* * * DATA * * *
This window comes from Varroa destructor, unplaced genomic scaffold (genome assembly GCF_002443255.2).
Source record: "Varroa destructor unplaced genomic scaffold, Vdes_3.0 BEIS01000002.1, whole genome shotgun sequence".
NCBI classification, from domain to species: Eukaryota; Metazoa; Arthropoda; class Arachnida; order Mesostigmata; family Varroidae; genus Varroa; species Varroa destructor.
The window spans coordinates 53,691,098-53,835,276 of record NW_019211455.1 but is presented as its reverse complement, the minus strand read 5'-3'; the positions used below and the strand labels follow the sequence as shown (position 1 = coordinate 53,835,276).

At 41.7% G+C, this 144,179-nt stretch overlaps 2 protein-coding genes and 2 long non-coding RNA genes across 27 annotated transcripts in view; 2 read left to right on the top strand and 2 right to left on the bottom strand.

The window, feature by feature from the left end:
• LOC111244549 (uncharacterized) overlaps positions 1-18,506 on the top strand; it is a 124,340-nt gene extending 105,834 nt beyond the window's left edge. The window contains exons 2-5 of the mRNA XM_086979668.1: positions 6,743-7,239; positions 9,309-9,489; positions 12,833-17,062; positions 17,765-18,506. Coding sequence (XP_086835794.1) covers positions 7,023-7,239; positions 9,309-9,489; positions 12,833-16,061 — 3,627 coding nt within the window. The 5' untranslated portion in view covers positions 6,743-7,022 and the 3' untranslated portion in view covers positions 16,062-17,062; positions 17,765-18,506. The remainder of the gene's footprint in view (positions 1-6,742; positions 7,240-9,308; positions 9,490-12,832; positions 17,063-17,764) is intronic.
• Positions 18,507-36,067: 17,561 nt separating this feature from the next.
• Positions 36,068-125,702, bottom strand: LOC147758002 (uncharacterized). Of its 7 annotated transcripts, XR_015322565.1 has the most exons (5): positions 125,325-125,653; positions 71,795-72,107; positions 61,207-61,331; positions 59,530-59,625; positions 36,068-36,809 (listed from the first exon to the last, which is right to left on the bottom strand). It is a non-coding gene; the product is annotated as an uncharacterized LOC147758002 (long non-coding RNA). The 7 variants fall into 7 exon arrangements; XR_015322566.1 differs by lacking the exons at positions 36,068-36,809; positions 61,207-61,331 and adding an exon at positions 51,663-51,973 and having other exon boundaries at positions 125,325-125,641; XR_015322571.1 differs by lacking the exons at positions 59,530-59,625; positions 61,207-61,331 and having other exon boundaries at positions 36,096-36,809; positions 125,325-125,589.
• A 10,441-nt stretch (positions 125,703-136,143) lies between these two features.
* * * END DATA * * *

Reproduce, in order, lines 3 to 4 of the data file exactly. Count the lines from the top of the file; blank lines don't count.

NCBI classification, from domain to species: Eukaryota; Metazoa; Arthropoda; class Arachnida; order Mesostigmata; family Varroidae; genus Varroa; species Varroa destructor.
The window spans coordinates 53,691,098-53,835,276 of record NW_019211455.1 but is presented as its reverse complement, the minus strand read 5'-3'; the positions used below and the strand labels follow the sequence as shown (position 1 = coordinate 53,835,276).